I am currently reading Brian McLaren’s new book, “Faith After Doubt” (2021). In the introduction Brian reminds readers that most people of faith go through times of questioning, including pastors. It happens for many different reasons, at different points along the journey. Sometimes it happens in college when we get challenged by a respected professor. Or perhaps we see the behavior of someone who has been saying their faith is important to them but their life doesn’t reflect it. Or our experience and first-hand knowledge contradicts what we have always believed. Then doubts and questions arise.
- Why don’t we share them? There are a lot of reasons, maybe…
- We want to appear to have it all together.
- We feel like we are supposed to have all the answers.
- We are afraid of what our friends and family will think of us.
- Doubt finds each of us at different times and in different ways!
In seminary, I came to the conclusion that the more I studied and read the more questions I had. I believe most of us are constantly surrounded by unanswered questions – not just about God. We wonder…
Whether our kids (us too) will make it through these difficult teenage years?
- Will our love-one or best friend make it through their battle with addiction?
- What is on the other side of a diagnosis of stage 4 cancer?
- Why didn’t God do __________________ for me?
When we are in those moments… we don’t want someone else’s answers or someone else’s opinion, because one more opinion just creates more anxiety. What we really long for is knowing we are not alone. We want to know, we are not the only one feeling this way or has had these questions, these doubts, and that someone has made it through. Someone we know has endure the anxiety, worries, and sleepless nights. We long to meet another pastor, another teenager, another parent, another coworker, another cancer survivor who won’t try to fix it, but acknowledges, “that must be really tough.” And hopefully soon a hug as well.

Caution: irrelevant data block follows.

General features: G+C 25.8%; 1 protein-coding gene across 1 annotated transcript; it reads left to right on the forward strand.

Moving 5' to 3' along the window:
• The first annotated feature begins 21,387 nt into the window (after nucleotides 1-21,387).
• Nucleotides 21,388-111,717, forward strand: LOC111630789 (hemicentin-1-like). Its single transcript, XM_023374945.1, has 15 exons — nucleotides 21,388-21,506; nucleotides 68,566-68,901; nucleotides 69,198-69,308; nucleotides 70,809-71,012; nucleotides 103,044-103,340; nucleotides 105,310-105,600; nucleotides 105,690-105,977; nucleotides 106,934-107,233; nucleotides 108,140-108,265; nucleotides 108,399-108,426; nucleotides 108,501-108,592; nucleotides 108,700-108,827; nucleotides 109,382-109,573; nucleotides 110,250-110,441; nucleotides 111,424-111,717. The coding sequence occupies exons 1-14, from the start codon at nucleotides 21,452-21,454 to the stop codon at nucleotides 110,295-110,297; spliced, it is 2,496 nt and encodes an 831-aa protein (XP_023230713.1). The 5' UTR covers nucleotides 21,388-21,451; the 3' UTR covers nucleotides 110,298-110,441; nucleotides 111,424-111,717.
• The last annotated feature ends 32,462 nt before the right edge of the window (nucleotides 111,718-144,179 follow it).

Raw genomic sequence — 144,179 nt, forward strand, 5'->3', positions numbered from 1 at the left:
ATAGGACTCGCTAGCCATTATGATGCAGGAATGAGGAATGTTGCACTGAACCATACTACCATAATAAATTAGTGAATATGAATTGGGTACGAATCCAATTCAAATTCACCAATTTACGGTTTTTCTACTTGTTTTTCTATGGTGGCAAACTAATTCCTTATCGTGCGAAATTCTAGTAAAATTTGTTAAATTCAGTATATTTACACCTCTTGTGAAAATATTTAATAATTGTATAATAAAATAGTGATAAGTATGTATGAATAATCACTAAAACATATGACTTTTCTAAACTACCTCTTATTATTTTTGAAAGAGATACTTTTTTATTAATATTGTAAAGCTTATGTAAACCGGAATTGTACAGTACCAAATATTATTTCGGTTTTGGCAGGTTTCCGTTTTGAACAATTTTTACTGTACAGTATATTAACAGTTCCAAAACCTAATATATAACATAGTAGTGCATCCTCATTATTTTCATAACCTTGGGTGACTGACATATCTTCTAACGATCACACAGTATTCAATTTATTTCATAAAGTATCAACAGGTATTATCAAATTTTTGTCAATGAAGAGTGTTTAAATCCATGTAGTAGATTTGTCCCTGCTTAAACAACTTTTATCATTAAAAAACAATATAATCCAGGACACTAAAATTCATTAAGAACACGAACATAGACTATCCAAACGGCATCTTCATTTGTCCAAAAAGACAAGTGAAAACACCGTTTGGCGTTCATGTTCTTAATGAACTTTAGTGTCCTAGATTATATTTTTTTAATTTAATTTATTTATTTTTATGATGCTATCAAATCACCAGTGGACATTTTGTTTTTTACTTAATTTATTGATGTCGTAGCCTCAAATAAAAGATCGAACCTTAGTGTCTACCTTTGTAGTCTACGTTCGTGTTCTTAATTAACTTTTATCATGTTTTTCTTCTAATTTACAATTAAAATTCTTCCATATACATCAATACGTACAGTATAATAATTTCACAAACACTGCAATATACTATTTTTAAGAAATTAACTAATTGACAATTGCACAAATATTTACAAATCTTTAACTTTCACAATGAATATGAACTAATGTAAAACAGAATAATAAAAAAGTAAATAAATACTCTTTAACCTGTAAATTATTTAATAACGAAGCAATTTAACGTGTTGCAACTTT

I know their presence doesn’t take a way the question or resolve our fear, but it reminds us that someone else is with us on the journey.
One of the best things we can do in the church and in our community is break down the facade, stop pretending we got it all together, and know all the answers. Instead acknowledge the complexity of our world and enter into the ambiguity with the hurting people around us. Let’s not be afraid to say, “I don’t know what you are feeling, but what I do know is you don’t have to go through it alone.” Let’s take away the shame and guilt of having questions and doubts. They aren’t looking for quick fixes or answers, they need a good friend.
Consider this quote from Bob Goff, “No one going to believe any of your answers, if we don’t let them know we have a couple questions too.”
I wonder who around you needs a hug and a reminder that you’re with them? Who needs to know doubts are normal, but the good news is we don’t have to face them alone?
Don’t forget to invite a friend to Easter Worship at 9 AM online or 10:45 AM outdoors.